Try and position the Wi-Fi router/modem in the centre of your apartment/town house, considering the layout of your house and where the internet enabled devices are located. Where possible, you should look to have line-of-sight with your Wi-Fi router/modem, or have it pass through glass rather than thick walls.
A Wi-Fi repeater can help to amplify your signal and extend your coverage. If you’re still having issues, consider using a fixed connection like an Ethernet cable.
Multiple devices connected at the same time (#multipledevices)
Multiple devices connected at the same time
Busy homes with many devices need better Wi-Fi.
The amount of connected devices running through your Wi-Fi router/modem at the same time can have an impact on the maximum speeds that can be experienced. Basic Wi-Fi routers/modems start to experience connectivity issues with more than eight Wi-Fi connected devices.
You will need to speak to your provider or an IT professional about whether your Wi-Fi router/modem suits your specific needs.
High Definition TV (#tv)
High Definition TV
Prepare yourself for the future of HD TV.
Internet enabled High Definition (HD) TVs (often referred to as ‘4K TVs’) require a fast speed and consistent signal strength when viewing 4K content. As we head into the future and 4K content becomes more common, an Ethernet cable connection or a 5 Ghz Wi-Fi signal (with line-of-sight to the TV) is highly recommended for optimum performance.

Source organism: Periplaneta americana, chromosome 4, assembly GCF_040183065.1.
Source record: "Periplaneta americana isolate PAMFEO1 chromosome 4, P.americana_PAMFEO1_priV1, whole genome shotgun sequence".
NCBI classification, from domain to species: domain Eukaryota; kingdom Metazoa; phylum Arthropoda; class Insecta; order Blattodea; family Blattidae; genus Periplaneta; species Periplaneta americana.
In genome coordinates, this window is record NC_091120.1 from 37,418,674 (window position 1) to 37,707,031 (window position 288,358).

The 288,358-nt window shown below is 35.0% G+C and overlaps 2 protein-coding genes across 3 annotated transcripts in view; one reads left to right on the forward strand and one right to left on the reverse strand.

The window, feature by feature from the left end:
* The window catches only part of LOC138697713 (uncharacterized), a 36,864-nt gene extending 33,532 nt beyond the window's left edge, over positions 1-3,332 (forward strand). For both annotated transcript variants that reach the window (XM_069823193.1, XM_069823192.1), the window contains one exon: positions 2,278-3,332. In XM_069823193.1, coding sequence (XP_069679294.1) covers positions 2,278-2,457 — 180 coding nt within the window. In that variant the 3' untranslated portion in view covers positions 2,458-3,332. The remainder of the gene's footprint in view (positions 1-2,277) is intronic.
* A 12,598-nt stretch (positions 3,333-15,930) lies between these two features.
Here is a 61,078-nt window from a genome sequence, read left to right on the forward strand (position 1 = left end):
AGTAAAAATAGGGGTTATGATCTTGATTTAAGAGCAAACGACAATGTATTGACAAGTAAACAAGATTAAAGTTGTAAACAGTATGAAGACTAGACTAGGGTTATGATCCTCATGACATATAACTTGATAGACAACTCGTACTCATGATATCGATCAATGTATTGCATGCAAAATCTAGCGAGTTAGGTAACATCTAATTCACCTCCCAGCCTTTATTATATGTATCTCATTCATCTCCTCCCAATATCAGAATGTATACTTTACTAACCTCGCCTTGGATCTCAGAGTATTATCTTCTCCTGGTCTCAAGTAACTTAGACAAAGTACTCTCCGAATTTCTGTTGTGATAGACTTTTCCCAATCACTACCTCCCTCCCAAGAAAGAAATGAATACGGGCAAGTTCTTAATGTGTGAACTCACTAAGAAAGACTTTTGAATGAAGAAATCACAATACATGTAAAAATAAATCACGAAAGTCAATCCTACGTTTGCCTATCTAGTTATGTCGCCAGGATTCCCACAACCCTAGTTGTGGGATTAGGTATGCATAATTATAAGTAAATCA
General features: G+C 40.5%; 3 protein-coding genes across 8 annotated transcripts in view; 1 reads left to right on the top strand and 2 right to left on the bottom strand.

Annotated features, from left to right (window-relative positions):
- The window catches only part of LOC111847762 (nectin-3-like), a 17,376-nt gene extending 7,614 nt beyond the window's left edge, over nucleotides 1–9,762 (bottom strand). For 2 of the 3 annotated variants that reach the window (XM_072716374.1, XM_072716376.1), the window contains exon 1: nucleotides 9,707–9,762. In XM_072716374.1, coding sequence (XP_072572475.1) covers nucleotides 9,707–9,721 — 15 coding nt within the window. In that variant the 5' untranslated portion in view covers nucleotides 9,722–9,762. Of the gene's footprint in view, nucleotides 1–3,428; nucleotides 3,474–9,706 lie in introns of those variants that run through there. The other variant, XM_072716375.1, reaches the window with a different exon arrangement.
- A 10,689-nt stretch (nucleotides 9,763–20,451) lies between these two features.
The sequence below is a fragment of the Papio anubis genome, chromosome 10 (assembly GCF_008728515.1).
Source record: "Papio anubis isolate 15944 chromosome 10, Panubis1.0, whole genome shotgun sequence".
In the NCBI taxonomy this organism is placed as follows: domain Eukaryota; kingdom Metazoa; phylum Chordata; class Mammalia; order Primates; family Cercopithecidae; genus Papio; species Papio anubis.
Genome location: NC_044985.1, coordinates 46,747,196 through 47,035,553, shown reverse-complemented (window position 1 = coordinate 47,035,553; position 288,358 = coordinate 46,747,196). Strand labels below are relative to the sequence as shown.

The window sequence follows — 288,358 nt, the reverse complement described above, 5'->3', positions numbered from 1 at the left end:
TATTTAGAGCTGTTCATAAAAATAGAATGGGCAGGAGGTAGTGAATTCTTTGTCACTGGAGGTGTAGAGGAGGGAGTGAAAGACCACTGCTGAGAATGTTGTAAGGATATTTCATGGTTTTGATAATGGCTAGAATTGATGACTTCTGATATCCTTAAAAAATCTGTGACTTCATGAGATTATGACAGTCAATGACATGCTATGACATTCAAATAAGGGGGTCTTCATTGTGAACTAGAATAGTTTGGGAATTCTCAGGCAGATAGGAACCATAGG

Keep in mind televisions will interfere with your Wi-Fi signal strength. Ensure that your Wi-Fi router/modem is not placed behind your TV.
Building and in-apartment cabling (#wiring)
Building and in-apartment cabling
The quality of the cabling through your building/apartment/town house can contribute to the speeds you will experience.
Older devices (#olderdevices)
Ensuring your equipment is up-to-date can help improve your experience.
Wi-Fi hardware in devices with connected technology
* We’re designing the nbn™ broadband access network to provide these speeds to our wholesale customers, telephone and internet providers. End user experience, including the speeds actually achieved over the nbn™ broadband access network, depends on the technology over which services are delivered to your premises and some factors outside our control like your equipment quality, software, broadband plans, signal reception and how the end user’s provider designs its network.
Device compatibility (#devicecompat)
The rollout of the nbn™ access network involves new technologies which some existing devices may not be compatible with.
It’s important to talk to your device provider to find out if it will work on the nbn™ access network, or what alternatives may be available. It’s also important to register safety-critical equipment with nbn by calling 1800 227 300 or nbn.com.au/compatibility.
Devices to consider:
- Medical alarms, autodiallers or emergency call buttons
- Monitored fire alarms
- Security monitoring systems
- Fax and teletypewriter devices
- Lift emergency phones
- Existing landline phone services (The copper network within nbn™ Fixed Wireless and Sky Muster™ satellite areas will not be switched off)